To be sure, sometimes God’s work is done by famous, high-profile people: Billy Grahams and Florence Nightingales, Mother Teresas and Desmond Tutus; but most often it is done—and done well—by unheard-of people like you and me.
Whenever we pour some coins into an outstretched hand, or help a person whose car is stalled in traffic, or give a can of beans and a box of macaroni to the Food Bank, or make a loaf of sandwiches for the homeless centre, or deliver “Meals on Wheels”, or pick up old candy wrappers and pop cans strewn in the park … All these little things—all these acts of care—are God’s work. Out of them grows the Kingdom of God.
God’s Kingdom is found in the bread we break; in our Sunday fellowship; in the meals we share at home. God’s Kingdom is made real whenever we look into the eyes of another person and see a fellow human being who is loved by God.
So, that’s point two: the greatest things emerge from the smallest things.
Here’s the third point: living faithfully means focusing on good, not on evil. It means believing that good will triumph over evil. It means not being Chicken Little. You remember her. Chicken Little was the picture of anxiety. She thought the sky was going to fall in, and she ran around hysterically, warning everybody, fretting and worrying.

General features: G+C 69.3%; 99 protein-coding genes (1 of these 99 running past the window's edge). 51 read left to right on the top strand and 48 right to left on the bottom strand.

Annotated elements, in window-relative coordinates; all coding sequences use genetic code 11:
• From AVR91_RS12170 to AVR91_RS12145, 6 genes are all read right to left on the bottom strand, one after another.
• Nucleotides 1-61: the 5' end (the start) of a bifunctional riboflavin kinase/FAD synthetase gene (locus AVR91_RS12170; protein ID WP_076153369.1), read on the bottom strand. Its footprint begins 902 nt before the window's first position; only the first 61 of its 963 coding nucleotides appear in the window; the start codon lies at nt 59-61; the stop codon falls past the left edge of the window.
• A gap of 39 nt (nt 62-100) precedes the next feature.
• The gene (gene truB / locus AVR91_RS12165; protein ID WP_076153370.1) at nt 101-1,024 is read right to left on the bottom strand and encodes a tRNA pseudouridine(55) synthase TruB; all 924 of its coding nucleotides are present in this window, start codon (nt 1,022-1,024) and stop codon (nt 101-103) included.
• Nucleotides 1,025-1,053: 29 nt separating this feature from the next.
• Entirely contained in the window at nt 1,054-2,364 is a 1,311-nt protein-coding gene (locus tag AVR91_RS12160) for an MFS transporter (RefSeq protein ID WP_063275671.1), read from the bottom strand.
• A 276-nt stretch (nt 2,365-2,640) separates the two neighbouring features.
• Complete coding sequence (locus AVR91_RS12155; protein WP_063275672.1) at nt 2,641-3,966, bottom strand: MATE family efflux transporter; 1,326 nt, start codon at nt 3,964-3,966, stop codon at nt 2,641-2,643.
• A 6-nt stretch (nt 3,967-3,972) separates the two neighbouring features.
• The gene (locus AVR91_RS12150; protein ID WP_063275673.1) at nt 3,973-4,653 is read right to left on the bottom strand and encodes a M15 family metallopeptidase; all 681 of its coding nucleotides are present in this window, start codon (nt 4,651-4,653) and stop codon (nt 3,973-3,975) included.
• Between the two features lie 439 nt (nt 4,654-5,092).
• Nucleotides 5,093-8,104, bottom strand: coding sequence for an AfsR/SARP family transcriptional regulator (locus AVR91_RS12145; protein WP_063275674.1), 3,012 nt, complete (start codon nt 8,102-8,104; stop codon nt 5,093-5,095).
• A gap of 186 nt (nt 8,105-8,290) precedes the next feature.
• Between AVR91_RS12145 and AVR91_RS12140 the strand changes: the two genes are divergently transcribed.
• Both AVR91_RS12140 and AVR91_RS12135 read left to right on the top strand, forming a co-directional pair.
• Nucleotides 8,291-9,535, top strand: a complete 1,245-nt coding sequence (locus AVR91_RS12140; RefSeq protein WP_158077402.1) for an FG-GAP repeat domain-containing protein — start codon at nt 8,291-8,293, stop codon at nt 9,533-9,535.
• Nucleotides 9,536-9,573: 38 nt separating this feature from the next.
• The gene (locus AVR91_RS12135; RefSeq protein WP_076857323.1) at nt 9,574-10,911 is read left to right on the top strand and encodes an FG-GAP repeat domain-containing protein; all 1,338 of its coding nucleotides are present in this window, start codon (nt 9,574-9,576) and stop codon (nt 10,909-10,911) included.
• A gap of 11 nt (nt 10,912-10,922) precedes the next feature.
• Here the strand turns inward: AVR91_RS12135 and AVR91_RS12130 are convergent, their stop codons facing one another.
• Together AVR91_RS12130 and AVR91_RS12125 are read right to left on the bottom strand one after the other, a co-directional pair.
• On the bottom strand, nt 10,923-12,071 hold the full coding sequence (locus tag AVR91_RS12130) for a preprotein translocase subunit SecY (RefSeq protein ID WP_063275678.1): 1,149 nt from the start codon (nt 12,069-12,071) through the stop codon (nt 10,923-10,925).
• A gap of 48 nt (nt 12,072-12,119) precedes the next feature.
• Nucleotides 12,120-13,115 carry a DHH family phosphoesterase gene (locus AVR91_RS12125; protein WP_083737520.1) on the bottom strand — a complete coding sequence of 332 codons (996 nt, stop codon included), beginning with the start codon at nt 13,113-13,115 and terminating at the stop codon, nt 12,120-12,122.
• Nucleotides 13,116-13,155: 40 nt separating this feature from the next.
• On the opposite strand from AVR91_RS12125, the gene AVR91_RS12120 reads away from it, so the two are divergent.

We all know people who are just like that. All the time, they focus on the darkness and evil in the world. Unemployment, drug addiction, crime, pollution, war, environmental collapse … all these things haunt their waking hours. They are insecure about the future, and terrified of the present. They live with hearts full of fear: fear of failure, fear of losing what they value, fear of being alone, fear of death … and fear of life!
By focusing only on what is bad, they rob themselves of any chance for happiness. And the more they look at the bad, the worse it seems.
Jesus urges us to keep our focus on God, and on his goodness. If we do that, our lives will begin to shine. We will become radiant—“children of light,” as the Scripture says (Ephesians 5:8). We will not only discover God’s light within ourselves, we will bring light to others, as well.
So, how can we do that? How can we keep our focus on God? Well, there are several ways. One important way is by making time every day for prayer and Bible study. Another way is by taking note of the simple and ordinary miracles that surround us.
For example, now that the weather has turned nicer, I’ve been spending more time walking outdoors. And as a result of that, I have found myself paying attention to trees … that’s right—trees!